Don’t listen to your parents. They grew up in a fundamentally different economy and it took me and most people of my generation several years to realize they didn’t know what the fuck they were talking about.
Lyz Mancini, St. John Fisher College, New York, 2008
I graduated with the dream of writing for a magazine in New York, like every other communications major [at that time]. We were constantly told to steel ourselves, that there would likely not be jobs waiting for us come June. I had almost six figures in student loan debt looming, and the only responsible option it seemed was to move home, find whatever job I could, and try to save money.I was always really obsessed with magazines growing up, and my dream was to work at CosmoGirl. In the years leading up to 2008, that was the idea: you leave college with a job. That narrative really started to change my junior year. It went from you get a job after college to there aren’t any jobs—especially for journalism at that point.I ended up moving to New York anyway, and decided to figure it out from there. I took an unpaid internship at Nylon four days a week, and then I waitressed on the side. I had two other unpaid internships, but after a while I got sick of not getting paid so I made a hard pivot to working at an immigration law firm for four years. I was still writing, it was just legal writing. But it made me remember how much I loved it so I started freelancing for xoJane and Refinery29 [Editor's note: Refinery29 is now part of Vice Media Group]. Eventually I found my way to branded [content] and copywriting, and have since worked for Real Simple and for brands like Clinique.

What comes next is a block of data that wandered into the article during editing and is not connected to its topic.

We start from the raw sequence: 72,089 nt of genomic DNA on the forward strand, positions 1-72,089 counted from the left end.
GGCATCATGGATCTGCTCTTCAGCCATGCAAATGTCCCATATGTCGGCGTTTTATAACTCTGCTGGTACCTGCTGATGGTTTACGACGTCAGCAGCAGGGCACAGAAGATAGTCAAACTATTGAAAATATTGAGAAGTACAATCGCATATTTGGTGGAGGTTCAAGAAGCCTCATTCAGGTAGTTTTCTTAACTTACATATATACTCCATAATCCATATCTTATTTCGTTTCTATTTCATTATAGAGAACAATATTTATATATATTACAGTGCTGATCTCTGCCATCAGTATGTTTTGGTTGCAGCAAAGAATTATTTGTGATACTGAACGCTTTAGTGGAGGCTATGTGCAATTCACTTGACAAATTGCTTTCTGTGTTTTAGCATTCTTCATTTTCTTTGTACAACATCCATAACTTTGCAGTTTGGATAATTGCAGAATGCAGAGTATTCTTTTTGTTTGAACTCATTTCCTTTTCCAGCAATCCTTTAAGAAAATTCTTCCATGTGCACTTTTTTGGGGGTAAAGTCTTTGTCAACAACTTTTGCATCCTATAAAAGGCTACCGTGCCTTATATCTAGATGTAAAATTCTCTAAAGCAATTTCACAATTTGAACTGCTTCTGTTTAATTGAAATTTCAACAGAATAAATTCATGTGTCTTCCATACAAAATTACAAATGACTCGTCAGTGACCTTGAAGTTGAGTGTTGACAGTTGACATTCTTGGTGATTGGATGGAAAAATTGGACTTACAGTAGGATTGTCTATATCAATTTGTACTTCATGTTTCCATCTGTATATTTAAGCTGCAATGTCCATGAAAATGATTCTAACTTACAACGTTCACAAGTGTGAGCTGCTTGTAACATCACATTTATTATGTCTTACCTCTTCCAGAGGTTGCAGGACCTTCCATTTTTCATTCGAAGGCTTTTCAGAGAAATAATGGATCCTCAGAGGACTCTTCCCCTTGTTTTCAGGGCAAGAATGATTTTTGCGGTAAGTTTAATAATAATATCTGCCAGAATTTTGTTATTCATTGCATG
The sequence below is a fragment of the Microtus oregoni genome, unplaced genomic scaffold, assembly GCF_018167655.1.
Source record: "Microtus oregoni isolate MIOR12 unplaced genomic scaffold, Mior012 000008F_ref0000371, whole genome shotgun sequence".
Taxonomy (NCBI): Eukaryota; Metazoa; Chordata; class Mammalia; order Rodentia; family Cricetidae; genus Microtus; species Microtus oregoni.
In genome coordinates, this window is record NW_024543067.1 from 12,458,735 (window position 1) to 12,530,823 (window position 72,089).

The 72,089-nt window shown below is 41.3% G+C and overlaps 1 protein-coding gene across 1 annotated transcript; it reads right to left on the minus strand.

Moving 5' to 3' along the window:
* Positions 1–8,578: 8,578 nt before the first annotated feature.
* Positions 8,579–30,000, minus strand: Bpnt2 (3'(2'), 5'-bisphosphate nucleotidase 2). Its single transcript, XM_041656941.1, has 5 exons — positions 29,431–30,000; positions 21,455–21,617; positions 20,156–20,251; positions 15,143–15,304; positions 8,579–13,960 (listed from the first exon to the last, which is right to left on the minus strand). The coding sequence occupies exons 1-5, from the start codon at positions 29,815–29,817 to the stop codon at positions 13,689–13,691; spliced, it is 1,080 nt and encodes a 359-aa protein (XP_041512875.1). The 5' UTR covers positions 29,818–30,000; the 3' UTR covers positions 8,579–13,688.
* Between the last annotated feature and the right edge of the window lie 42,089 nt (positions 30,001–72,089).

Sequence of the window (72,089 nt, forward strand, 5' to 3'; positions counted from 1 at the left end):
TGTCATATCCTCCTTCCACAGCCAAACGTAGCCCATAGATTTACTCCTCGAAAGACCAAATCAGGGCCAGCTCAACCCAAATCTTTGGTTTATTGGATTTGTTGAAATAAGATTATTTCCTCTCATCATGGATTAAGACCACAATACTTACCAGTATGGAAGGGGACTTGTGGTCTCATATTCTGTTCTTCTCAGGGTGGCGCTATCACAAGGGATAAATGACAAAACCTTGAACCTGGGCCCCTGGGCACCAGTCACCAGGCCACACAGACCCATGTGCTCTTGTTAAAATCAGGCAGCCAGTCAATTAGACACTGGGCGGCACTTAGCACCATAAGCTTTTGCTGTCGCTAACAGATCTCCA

I think I’m unusual in that I ended up in the same field I went to school for. Try everything because you never know—you could stumble into something you really love.
Beck Simo, Marquette University, Wisconsin, 2010